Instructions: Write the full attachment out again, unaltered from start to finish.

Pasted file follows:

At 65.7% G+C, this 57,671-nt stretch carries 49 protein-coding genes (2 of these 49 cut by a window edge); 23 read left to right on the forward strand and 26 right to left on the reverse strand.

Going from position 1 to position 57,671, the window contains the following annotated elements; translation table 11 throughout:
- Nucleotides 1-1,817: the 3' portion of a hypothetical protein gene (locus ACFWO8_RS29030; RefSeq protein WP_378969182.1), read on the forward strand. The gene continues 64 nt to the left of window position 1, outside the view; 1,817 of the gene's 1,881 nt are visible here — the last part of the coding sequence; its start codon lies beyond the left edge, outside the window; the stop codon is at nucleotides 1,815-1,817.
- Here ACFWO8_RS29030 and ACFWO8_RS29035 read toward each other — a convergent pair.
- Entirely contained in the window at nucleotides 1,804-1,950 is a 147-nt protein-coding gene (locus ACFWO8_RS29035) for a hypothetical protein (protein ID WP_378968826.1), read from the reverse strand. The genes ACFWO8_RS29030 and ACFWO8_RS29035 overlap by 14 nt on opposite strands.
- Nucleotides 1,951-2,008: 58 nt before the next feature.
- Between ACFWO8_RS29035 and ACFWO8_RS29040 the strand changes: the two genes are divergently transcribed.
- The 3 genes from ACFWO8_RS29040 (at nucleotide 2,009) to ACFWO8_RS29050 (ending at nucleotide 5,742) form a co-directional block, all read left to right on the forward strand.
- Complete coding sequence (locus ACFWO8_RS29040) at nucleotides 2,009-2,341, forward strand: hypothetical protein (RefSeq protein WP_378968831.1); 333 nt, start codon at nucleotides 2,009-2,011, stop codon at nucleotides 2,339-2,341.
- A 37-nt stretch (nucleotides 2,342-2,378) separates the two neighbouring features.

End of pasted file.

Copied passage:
At 65.7% G+C, this 57,671-nt stretch carries 49 protein-coding genes (2 of these 49 cut by a window edge); 23 read left to right on the forward strand and 26 right to left on the reverse strand.

Going from position 1 to position 57,671, the window contains the following annotated elements; translation table 11 throughout:
- Nucleotides 1-1,817: the 3' portion of a hypothetical protein gene (locus ACFWO8_RS29030; RefSeq protein WP_378969182.1), read on the forward strand. The gene continues 64 nt to the left of window position 1, outside the view; 1,817 of the gene's 1,881 nt are visible here — the last part of the coding sequence; its start codon lies beyond the left edge, outside the window; the stop codon is at nucleotides 1,815-1,817.
- Here ACFWO8_RS29030 and ACFWO8_RS29035 read toward each other — a convergent pair.
- Entirely contained in the window at nucleotides 1,804-1,950 is a 147-nt protein-coding gene (locus ACFWO8_RS29035) for a hypothetical protein (protein ID WP_378968826.1), read from the reverse strand. The genes ACFWO8_RS29030 and ACFWO8_RS29035 overlap by 14 nt on opposite strands.
- Nucleotides 1,951-2,008: 58 nt before the next feature.
- Between ACFWO8_RS29035 and ACFWO8_RS29040 the strand changes: the two genes are divergently transcribed.
- The 3 genes from ACFWO8_RS29040 (at nucleotide 2,009) to ACFWO8_RS29050 (ending at nucleotide 5,742) form a co-directional block, all read left to right on the forward strand.
- Complete coding sequence (locus ACFWO8_RS29040) at nucleotides 2,009-2,341, forward strand: hypothetical protein (RefSeq protein WP_378968831.1); 333 nt, start codon at nucleotides 2,009-2,011, stop codon at nucleotides 2,339-2,341.
- A 37-nt stretch (nucleotides 2,342-2,378) separates the two neighbouring features.